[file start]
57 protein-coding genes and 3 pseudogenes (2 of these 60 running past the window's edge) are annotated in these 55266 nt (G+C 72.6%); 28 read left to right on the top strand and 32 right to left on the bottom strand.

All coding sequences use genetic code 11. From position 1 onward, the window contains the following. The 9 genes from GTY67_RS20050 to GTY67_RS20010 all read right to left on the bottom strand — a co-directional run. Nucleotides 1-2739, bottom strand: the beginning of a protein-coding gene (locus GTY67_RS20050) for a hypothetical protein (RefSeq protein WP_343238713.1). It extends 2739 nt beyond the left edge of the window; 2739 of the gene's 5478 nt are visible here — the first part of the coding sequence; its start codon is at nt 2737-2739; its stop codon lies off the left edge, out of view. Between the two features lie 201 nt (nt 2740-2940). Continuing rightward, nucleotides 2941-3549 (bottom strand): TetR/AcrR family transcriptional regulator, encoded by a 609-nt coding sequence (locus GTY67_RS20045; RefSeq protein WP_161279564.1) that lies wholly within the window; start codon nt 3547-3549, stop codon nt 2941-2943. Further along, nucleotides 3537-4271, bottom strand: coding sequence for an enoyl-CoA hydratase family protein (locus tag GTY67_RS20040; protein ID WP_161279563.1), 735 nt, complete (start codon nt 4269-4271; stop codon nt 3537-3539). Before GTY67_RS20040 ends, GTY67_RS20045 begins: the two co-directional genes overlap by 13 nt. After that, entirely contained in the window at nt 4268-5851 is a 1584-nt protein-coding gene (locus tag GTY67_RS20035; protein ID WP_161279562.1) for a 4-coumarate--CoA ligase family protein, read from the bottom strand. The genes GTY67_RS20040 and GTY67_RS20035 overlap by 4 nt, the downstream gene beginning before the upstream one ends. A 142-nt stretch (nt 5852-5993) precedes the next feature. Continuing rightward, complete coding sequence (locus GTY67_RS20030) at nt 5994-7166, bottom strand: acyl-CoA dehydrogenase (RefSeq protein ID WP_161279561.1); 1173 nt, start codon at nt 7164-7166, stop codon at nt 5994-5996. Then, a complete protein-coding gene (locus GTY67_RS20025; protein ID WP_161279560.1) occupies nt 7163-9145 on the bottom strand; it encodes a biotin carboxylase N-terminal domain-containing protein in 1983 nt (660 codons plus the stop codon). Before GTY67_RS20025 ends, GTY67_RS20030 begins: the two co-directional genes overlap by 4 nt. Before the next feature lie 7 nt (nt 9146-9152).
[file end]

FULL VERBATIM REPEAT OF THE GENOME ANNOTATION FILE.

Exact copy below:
57 protein-coding genes and 3 pseudogenes (2 of these 60 running past the window's edge) are annotated in these 55266 nt (G+C 72.6%); 28 read left to right on the top strand and 32 right to left on the bottom strand.

All coding sequences use genetic code 11. From position 1 onward, the window contains the following. The 9 genes from GTY67_RS20050 to GTY67_RS20010 all read right to left on the bottom strand — a co-directional run. Nucleotides 1-2739, bottom strand: the beginning of a protein-coding gene (locus GTY67_RS20050) for a hypothetical protein (RefSeq protein WP_343238713.1). It extends 2739 nt beyond the left edge of the window; 2739 of the gene's 5478 nt are visible here — the first part of the coding sequence; its start codon is at nt 2737-2739; its stop codon lies off the left edge, out of view. Between the two features lie 201 nt (nt 2740-2940). Continuing rightward, nucleotides 2941-3549 (bottom strand): TetR/AcrR family transcriptional regulator, encoded by a 609-nt coding sequence (locus GTY67_RS20045; RefSeq protein WP_161279564.1) that lies wholly within the window; start codon nt 3547-3549, stop codon nt 2941-2943. Further along, nucleotides 3537-4271, bottom strand: coding sequence for an enoyl-CoA hydratase family protein (locus tag GTY67_RS20040; protein ID WP_161279563.1), 735 nt, complete (start codon nt 4269-4271; stop codon nt 3537-3539). Before GTY67_RS20040 ends, GTY67_RS20045 begins: the two co-directional genes overlap by 13 nt. After that, entirely contained in the window at nt 4268-5851 is a 1584-nt protein-coding gene (locus tag GTY67_RS20035; protein ID WP_161279562.1) for a 4-coumarate--CoA ligase family protein, read from the bottom strand. The genes GTY67_RS20040 and GTY67_RS20035 overlap by 4 nt, the downstream gene beginning before the upstream one ends. A 142-nt stretch (nt 5852-5993) precedes the next feature. Continuing rightward, complete coding sequence (locus GTY67_RS20030) at nt 5994-7166, bottom strand: acyl-CoA dehydrogenase (RefSeq protein ID WP_161279561.1); 1173 nt, start codon at nt 7164-7166, stop codon at nt 5994-5996. Then, a complete protein-coding gene (locus GTY67_RS20025; protein ID WP_161279560.1) occupies nt 7163-9145 on the bottom strand; it encodes a biotin carboxylase N-terminal domain-containing protein in 1983 nt (660 codons plus the stop codon). Before GTY67_RS20025 ends, GTY67_RS20030 begins: the two co-directional genes overlap by 4 nt. Before the next feature lie 7 nt (nt 9146-9152).